In this month’s From the Editor’s Desk, Dr. Schapira writes about prevention and what we can do to help understand and manage our personal cancer risk.
The 2018 Cancer Survivorship Symposium: Advancing Care and Research will address key issues in promoting well-being in people who have finished active cancer treatment, covering topics such as exercise, follow-up care in young adult survivors, and better support for sexual problems.
It can be hard to fit physical activity into life after cancer, but exercise provides real benefits for survivors. In this podcast, Kristin Leung and Rachel Dudasik describe how an exercise program, LIVESTRONG at the YMCA, helps motivate and support cancer survivors.
Not only is exercise safe during cancer treatment, it may help reduce side effects and offer other health benefits. Here’s how to get or stay active after a cancer diagnosis.
A new study in the Journal of Clinical Oncology finds a link between voluntary weight loss and lower risk of endometrial cancer, a type of uterine cancer.
Exercise, Emotional Health, and Long-Term Care: Highlights from the 2017 Cancer Survivorship Symposium: Advancing Care and Research
In this podcast, Cancer.Net Editor in Chief Lidia Schapira discusses new research from the 2017 Cancer Survivorship Symposium. She talks about physical activity, psychological care for partners of people with cancer, and long-term care in survivors of thyroid cancer.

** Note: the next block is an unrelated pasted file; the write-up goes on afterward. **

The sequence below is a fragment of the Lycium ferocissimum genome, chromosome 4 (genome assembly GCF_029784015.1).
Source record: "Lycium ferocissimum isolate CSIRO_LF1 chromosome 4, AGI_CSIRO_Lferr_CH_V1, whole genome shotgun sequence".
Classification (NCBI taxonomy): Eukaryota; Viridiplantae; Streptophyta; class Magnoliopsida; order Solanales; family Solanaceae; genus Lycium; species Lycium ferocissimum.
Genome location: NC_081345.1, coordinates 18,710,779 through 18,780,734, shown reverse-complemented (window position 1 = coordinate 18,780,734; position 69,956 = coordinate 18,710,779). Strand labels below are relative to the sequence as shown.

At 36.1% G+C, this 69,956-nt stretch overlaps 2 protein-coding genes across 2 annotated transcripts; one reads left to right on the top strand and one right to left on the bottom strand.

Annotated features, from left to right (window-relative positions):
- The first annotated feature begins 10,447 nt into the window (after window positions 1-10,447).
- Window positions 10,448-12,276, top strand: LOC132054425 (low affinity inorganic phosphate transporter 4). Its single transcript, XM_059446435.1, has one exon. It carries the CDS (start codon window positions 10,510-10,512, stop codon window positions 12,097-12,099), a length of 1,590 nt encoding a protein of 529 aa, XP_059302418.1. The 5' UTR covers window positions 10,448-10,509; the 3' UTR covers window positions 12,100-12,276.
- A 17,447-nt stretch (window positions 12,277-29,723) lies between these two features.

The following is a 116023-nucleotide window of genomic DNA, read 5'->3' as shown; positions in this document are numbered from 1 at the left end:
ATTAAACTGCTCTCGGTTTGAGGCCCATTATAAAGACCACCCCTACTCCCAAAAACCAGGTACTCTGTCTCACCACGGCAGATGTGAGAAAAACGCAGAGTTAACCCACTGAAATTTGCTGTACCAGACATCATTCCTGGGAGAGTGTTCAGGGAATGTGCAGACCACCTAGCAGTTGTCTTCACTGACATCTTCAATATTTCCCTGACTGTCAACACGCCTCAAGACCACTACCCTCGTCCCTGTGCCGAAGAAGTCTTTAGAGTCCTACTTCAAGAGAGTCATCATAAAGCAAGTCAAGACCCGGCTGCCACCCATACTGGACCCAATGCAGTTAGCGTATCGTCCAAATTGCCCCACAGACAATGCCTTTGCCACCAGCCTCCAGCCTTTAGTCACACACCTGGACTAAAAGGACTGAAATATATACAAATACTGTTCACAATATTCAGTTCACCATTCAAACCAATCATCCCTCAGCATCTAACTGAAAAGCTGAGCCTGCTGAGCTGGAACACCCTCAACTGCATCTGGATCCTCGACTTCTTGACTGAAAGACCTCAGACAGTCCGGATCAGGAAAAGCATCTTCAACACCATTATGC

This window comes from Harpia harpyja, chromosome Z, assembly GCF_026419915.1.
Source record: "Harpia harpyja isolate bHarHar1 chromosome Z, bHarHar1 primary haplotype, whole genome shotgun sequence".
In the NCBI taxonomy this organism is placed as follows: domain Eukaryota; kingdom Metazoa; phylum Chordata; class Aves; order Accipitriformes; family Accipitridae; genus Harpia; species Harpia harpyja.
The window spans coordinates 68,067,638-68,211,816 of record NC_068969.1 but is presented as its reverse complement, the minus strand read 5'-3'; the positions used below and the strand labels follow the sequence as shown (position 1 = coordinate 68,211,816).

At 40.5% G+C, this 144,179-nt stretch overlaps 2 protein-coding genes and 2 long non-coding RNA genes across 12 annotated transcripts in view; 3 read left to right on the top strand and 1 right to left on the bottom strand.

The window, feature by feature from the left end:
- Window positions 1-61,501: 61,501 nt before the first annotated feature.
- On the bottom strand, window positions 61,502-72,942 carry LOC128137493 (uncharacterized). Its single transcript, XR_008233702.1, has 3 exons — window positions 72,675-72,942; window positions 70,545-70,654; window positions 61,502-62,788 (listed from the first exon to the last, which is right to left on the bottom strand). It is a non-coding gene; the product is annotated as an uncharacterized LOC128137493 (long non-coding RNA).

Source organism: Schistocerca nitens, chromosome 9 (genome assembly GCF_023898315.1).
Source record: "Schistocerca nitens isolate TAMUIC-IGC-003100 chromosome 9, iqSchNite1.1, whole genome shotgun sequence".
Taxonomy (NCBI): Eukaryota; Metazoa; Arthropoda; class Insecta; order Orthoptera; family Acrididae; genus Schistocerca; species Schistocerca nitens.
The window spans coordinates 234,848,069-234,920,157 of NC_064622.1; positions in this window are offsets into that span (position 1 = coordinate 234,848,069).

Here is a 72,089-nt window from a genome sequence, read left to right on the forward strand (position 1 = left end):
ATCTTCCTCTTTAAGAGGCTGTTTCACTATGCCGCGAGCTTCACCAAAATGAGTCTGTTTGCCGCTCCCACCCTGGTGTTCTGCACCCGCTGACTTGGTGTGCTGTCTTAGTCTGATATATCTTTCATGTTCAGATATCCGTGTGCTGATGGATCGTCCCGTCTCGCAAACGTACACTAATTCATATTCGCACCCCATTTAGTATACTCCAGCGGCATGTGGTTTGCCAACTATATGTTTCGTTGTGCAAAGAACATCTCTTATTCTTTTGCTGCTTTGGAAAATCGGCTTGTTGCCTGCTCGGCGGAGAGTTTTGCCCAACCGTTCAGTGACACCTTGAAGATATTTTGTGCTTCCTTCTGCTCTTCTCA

Stretching and strengthening are essential to a strong recovery after cancer treatment. Cancer Exercise Specialist Carol Michaels shares how to do them safely.
In this podcast from the ASCO Educational Book, Drs. Michael Fisch, Melissa Accordino, and Arlene Chung discuss how social media, electronic health records, and wearable technology can improve cancer care for patients.
Exercise can be a recovery game-changer. Cancer Exercise Specialist Carol Michaels shares 4 physical activities that can help make recovery easier and faster.
An after-treatment exercise program can boost physical and mental health in more ways than one. Cancer Exercise Specialist Carol Michaels describes the first steps toward a safe exercise plan.